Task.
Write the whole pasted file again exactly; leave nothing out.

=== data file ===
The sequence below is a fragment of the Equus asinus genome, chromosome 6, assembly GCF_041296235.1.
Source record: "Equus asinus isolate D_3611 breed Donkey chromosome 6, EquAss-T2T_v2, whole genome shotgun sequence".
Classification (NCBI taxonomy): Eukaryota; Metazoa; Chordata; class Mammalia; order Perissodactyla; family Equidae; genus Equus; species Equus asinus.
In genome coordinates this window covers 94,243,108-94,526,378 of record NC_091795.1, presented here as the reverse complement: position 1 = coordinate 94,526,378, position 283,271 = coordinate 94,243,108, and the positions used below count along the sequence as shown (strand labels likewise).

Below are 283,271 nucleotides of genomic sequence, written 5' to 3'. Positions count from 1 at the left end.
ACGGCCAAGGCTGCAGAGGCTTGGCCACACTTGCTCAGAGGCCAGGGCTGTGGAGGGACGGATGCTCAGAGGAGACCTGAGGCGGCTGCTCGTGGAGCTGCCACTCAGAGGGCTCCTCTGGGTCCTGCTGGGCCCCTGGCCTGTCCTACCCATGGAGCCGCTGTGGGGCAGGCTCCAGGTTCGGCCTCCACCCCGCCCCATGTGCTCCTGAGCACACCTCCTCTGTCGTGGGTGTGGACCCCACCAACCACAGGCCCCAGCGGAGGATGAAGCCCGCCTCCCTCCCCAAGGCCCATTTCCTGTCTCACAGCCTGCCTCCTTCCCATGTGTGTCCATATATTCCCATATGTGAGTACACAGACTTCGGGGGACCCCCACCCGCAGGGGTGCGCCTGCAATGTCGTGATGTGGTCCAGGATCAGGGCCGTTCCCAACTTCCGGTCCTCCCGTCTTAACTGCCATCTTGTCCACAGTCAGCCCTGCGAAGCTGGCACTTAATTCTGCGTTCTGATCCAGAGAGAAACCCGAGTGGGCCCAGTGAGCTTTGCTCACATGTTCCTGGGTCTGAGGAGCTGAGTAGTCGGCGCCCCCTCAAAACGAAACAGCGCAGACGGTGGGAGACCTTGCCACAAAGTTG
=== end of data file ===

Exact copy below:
The sequence below is a fragment of the Equus asinus genome, chromosome 6, assembly GCF_041296235.1.
Source record: "Equus asinus isolate D_3611 breed Donkey chromosome 6, EquAss-T2T_v2, whole genome shotgun sequence".
Classification (NCBI taxonomy): Eukaryota; Metazoa; Chordata; class Mammalia; order Perissodactyla; family Equidae; genus Equus; species Equus asinus.
In genome coordinates this window covers 94,243,108-94,526,378 of record NC_091795.1, presented here as the reverse complement: position 1 = coordinate 94,526,378, position 283,271 = coordinate 94,243,108, and the positions used below count along the sequence as shown (strand labels likewise).

Below are 283,271 nucleotides of genomic sequence, written 5' to 3'. Positions count from 1 at the left end.
ACGGCCAAGGCTGCAGAGGCTTGGCCACACTTGCTCAGAGGCCAGGGCTGTGGAGGGACGGATGCTCAGAGGAGACCTGAGGCGGCTGCTCGTGGAGCTGCCACTCAGAGGGCTCCTCTGGGTCCTGCTGGGCCCCTGGCCTGTCCTACCCATGGAGCCGCTGTGGGGCAGGCTCCAGGTTCGGCCTCCACCCCGCCCCATGTGCTCCTGAGCACACCTCCTCTGTCGTGGGTGTGGACCCCACCAACCACAGGCCCCAGCGGAGGATGAAGCCCGCCTCCCTCCCCAAGGCCCATTTCCTGTCTCACAGCCTGCCTCCTTCCCATGTGTGTCCATATATTCCCATATGTGAGTACACAGACTTCGGGGGACCCCCACCCGCAGGGGTGCGCCTGCAATGTCGTGATGTGGTCCAGGATCAGGGCCGTTCCCAACTTCCGGTCCTCCCGTCTTAACTGCCATCTTGTCCACAGTCAGCCCTGCGAAGCTGGCACTTAATTCTGCGTTCTGATCCAGAGAGAAACCCGAGTGGGCCCAGTGAGCTTTGCTCACATGTTCCTGGGTCTGAGGAGCTGAGTAGTCGGCGCCCCCTCAAAACGAAACAGCGCAGACGGTGGGAGACCTTGCCACAAAGTTG